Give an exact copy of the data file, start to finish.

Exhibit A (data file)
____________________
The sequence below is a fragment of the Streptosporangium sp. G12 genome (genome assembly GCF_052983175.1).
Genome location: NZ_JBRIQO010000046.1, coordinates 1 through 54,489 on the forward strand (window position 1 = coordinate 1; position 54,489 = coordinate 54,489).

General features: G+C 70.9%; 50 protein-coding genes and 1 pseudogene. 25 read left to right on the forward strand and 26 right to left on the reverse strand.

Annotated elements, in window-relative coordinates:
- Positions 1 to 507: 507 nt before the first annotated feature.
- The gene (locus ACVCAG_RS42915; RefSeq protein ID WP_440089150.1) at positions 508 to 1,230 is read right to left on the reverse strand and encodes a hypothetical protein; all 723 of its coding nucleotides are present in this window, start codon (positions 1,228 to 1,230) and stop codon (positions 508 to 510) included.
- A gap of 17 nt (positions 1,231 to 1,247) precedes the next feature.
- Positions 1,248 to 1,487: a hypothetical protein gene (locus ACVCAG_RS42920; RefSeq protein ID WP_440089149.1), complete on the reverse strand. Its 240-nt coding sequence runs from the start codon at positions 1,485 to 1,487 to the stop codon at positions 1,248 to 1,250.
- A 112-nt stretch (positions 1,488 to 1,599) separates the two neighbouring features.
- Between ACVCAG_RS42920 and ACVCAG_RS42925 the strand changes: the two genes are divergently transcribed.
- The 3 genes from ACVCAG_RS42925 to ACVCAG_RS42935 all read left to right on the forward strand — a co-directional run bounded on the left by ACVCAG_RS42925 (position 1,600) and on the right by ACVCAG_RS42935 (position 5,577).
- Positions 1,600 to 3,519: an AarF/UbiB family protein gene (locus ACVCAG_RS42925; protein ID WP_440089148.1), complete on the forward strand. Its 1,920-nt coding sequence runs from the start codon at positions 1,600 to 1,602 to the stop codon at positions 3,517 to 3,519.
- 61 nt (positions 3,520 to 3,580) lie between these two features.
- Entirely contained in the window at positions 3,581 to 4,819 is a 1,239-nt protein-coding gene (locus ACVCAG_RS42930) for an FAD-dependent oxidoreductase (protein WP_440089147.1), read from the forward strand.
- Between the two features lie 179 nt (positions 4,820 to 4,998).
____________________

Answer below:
The sequence below is a fragment of the Streptosporangium sp. G12 genome (genome assembly GCF_052983175.1).
Genome location: NZ_JBRIQO010000046.1, coordinates 1 through 54,489 on the forward strand (window position 1 = coordinate 1; position 54,489 = coordinate 54,489).

General features: G+C 70.9%; 50 protein-coding genes and 1 pseudogene. 25 read left to right on the forward strand and 26 right to left on the reverse strand.

Annotated elements, in window-relative coordinates:
- Positions 1 to 507: 507 nt before the first annotated feature.
- The gene (locus ACVCAG_RS42915; RefSeq protein ID WP_440089150.1) at positions 508 to 1,230 is read right to left on the reverse strand and encodes a hypothetical protein; all 723 of its coding nucleotides are present in this window, start codon (positions 1,228 to 1,230) and stop codon (positions 508 to 510) included.
- A gap of 17 nt (positions 1,231 to 1,247) precedes the next feature.
- Positions 1,248 to 1,487: a hypothetical protein gene (locus ACVCAG_RS42920; RefSeq protein ID WP_440089149.1), complete on the reverse strand. Its 240-nt coding sequence runs from the start codon at positions 1,485 to 1,487 to the stop codon at positions 1,248 to 1,250.
- A 112-nt stretch (positions 1,488 to 1,599) separates the two neighbouring features.
- Between ACVCAG_RS42920 and ACVCAG_RS42925 the strand changes: the two genes are divergently transcribed.
- The 3 genes from ACVCAG_RS42925 to ACVCAG_RS42935 all read left to right on the forward strand — a co-directional run bounded on the left by ACVCAG_RS42925 (position 1,600) and on the right by ACVCAG_RS42935 (position 5,577).
- Positions 1,600 to 3,519: an AarF/UbiB family protein gene (locus ACVCAG_RS42925; protein ID WP_440089148.1), complete on the forward strand. Its 1,920-nt coding sequence runs from the start codon at positions 1,600 to 1,602 to the stop codon at positions 3,517 to 3,519.
- 61 nt (positions 3,520 to 3,580) lie between these two features.
- Entirely contained in the window at positions 3,581 to 4,819 is a 1,239-nt protein-coding gene (locus ACVCAG_RS42930) for an FAD-dependent oxidoreductase (protein WP_440089147.1), read from the forward strand.
- Between the two features lie 179 nt (positions 4,820 to 4,998).